The Royals' first home opener at Municipal Stadium on April 8, 1969, was an extra-inning win against the eventual American League West division champions -- the Minnesota Twins. The game was of course full of 'firsts,' but the most important was the first game-winning hit, which came from an unlikely hero in pinch-hitter Joe Keough. His one-out, bases-loaded single in the 12th inning off Dick Woodson scored Joe Foy. The Royals were off and running.
(Did you know the third-base umpire for that game in 1969 was making his Major League debut? It's true, his name is Don Denkinger. He began his 30-year career as a big league umpire that day).
Since then, there have been peaks and valleys for the club in home openers. Coming into 2012, the Royals have dropped three consecutive first games at home, but prior to that had won four of six. The longest winning streak in home openers came with five straight victories from 1975 through 1979. The longest drought was also five games, from 1986 through 1990. Prior to that five-game losing streak, the Royals were an impressive 12-5 in home openers over the franchise's first 17 seasons.
The seven Royals teams to reach the postseason have a 5-2 record in home openers, with wins in 1976, 1977, 1978, 1984 and 1985 and losses in 1980 and 1981.
So as not to jinx ourselves, again I won't say the four-letter 'r' word, but the only time a Royals home opener was not played on its scheduled date was in 1984 because of weather. Originally scheduled for April 2, the game was postponed and played the next day with the Royals defeating the New York Yankees, 4-2. Another unlikely hero got the scoring started, when the Royals leadoff hitter Onix Concepcion homered off Yankees ace Ron Guidry in the first inning. Concepcion had three home runs in his 1,040 at-bats as a member of the Royals, but that first one jolted the club to a home-opening win.
Perhaps the most memorable home opener in recent years came in 2004, when the Royals were trailing the Chicago White Sox, 7-3, entering the ninth inning. A sudden and nearly miraculous six-run rally electrified Kauffman Stadium, and once again it was an unlikely hero who led the way.
Mendy Lopez, a little-used utility man, was in his second stint with the Royals after originally signing as an amateur free agent in 1992. He played for the Royals in 1998-99, then for the Marlins, Astros and Pirates before returning to K.C. in 2003. On that day, he pinched hit for Matt Stairs, when White Sox reliever Damaso Marte entered the game with two on and a run home. Lopez had five home runs in his 151 games played with the Royals, but the biggest was on a 3-1 Marte offering that cleared the right-field wall and tied the game. Kansas City wasn't done. Reigning American League Rookie of the Year Angel Berroa followed with a single. Then, another Rookie of the Year (1999), Carlos Beltran, hit a bomb to right-center, and the Royals pulled off a miraculous 9-7 win.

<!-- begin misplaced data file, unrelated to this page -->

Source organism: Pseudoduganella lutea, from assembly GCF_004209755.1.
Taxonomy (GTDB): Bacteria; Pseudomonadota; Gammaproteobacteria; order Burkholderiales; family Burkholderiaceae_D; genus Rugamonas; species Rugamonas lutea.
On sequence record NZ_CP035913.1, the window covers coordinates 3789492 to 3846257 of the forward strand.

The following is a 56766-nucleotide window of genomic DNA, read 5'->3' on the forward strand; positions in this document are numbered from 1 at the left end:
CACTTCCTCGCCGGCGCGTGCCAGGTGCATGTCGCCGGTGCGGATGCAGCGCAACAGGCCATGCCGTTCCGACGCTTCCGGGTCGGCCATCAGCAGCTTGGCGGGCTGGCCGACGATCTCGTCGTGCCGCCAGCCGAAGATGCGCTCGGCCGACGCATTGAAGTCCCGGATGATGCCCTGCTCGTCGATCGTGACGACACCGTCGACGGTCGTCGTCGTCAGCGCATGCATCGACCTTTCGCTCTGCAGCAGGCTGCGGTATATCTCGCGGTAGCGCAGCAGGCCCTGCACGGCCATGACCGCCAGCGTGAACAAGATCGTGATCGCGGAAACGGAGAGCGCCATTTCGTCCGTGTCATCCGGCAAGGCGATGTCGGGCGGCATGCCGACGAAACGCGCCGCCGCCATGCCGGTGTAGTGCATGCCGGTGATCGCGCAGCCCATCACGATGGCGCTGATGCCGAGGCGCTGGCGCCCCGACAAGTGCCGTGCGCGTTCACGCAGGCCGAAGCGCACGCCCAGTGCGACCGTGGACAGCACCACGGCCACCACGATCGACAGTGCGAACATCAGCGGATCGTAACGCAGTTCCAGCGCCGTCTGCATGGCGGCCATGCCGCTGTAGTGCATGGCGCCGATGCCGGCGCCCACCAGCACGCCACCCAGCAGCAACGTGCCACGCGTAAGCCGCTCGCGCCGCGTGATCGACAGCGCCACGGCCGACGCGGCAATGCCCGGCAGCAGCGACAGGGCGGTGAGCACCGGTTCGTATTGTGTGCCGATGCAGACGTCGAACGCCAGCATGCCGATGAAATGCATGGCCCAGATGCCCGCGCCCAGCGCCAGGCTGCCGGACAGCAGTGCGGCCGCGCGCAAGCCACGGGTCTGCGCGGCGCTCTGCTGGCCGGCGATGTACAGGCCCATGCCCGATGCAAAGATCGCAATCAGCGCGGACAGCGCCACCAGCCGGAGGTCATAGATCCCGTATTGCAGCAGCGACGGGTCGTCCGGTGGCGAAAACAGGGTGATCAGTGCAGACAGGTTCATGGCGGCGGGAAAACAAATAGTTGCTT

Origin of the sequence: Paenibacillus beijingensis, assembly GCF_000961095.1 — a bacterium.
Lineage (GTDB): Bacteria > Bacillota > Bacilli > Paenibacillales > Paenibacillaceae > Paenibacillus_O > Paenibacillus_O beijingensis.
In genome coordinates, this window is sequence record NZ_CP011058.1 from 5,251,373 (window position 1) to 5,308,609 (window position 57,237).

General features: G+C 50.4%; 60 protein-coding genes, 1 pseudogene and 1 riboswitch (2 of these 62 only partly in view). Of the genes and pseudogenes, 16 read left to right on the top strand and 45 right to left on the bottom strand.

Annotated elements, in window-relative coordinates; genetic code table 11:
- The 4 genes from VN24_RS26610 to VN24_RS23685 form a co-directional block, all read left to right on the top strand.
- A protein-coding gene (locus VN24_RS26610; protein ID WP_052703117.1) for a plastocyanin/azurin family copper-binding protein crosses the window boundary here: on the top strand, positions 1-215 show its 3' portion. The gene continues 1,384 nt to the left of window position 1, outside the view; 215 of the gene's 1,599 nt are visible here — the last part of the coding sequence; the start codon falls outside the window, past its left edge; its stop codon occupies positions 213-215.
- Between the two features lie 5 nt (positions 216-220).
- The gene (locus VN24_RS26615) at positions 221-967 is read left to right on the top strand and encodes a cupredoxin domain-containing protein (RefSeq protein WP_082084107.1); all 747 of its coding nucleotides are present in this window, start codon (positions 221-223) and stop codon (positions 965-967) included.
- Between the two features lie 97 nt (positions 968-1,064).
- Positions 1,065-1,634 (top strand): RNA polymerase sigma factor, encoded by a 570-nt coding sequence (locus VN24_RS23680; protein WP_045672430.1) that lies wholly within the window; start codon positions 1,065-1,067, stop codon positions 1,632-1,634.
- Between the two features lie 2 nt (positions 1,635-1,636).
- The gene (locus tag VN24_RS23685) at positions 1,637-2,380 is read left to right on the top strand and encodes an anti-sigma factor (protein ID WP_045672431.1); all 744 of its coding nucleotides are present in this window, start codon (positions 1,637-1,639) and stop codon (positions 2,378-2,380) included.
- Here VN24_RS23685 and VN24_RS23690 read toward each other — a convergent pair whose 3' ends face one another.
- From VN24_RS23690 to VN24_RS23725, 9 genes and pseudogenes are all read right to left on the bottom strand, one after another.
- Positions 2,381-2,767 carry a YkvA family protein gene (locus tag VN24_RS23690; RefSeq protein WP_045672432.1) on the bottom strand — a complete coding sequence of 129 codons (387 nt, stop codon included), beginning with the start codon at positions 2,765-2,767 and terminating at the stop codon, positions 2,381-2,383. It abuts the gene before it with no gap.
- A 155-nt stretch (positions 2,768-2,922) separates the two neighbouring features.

It hasn't always been an unlikely player stepping up to get the Royals off on a winning note at home. In 1972, the Royals and White Sox battled at Municipal Stadium with no score through eight innings. Then, Dick Allen put the White Sox in front with a leadoff ninth-inning home run off Royals starter Dick Drago. With two out in the bottom of the ninth, Bob Oliver returned the favor against White Sox knuckleball pitcher Wilbur Wood. Royals Hall of Famer John Mayberry won the game for Kansas City with a two-out single to drive in Paul Schaal in the 11th inning.
Mayberry was front and center again when Royals Stadium debuted on April 10, 1973. Fellow Royals Hall of Famer Paul Splittorff threw a complete game, giving up only five hits and a single run. The Royals offense scored a dozen runs against the Texas Rangers, which were then-managed by Whitey Herzog. Big John drove in four runs, including two in the fourth inning with the first home run in Royals Stadium history.
The 1985 home opener was an American League Championship Series preview against the Toronto Blue Jays. The game was not only a preview of the teams involved in the ALCS but also the 1985 Royals preferred method of attack that fall -- good pitching, timely hitting and, of course, a late-inning comeback. The only run Royals starter Bud Black surrendered was a second-inning sac fly to former Royal Buck Martinez. Dave Steib held the Royals scoreless until Willie Wilson drove in Daryl Motley and Concepcion with a two-out double in the seventh. Dan Quisenberry rescued Black from a two-out, two-on jam in the eighth, then slammed the door shut in the ninth to save the 2-1 win.
The excitement of the first game at home each season is really unmatched for both players and fans alike. The entire offseason and Spring Training have all been pointed squarely to this day.
Will a star player come through in the clutch moment? We've seen that before. Maybe an unknown reserve will step up and make an indelible mark on club history. We've seen that a few times as well. What will happen this time? I can't wait to find out.
Is it 3:10 yet?
Curt Nelson is the Director of the Royals Hall of Fame and has worked for the Royals since the 1999 season. This story was not subject to the approval of Major League Baseball or its clubs.